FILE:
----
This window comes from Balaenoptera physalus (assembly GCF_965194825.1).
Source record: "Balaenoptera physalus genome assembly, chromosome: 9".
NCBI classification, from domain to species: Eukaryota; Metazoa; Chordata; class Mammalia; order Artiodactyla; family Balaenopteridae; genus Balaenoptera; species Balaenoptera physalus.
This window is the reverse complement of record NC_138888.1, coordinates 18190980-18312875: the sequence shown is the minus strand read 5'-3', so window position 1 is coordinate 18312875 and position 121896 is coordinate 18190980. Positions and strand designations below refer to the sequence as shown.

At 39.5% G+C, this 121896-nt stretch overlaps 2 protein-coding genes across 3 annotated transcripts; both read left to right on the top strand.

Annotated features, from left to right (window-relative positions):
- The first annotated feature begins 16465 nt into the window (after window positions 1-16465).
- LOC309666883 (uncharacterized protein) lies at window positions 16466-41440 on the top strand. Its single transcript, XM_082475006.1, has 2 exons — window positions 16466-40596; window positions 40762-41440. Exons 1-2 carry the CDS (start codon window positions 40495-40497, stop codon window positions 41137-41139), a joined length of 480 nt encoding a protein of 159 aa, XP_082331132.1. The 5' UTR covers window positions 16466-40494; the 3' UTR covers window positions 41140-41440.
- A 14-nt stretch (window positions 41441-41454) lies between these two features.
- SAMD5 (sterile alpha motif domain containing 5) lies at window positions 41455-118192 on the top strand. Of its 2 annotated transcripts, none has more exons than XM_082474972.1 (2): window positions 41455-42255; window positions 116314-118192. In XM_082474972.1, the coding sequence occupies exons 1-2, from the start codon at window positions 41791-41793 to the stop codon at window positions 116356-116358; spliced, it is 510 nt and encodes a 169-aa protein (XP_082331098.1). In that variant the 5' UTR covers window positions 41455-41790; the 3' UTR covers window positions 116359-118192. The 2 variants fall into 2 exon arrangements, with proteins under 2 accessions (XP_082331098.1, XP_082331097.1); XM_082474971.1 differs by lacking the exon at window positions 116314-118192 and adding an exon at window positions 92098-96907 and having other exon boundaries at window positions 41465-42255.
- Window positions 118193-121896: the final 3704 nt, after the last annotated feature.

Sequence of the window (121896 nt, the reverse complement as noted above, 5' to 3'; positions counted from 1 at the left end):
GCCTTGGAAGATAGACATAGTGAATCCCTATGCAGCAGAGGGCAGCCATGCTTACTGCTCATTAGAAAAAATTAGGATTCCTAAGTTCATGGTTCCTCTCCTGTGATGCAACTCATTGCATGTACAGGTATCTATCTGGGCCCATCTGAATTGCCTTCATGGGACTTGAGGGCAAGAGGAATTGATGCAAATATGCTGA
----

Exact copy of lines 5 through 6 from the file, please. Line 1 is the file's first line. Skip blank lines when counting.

At 39.5% G+C, this 121896-nt stretch overlaps 2 protein-coding genes across 3 annotated transcripts; both read left to right on the top strand.

Annotated features, from left to right (window-relative positions):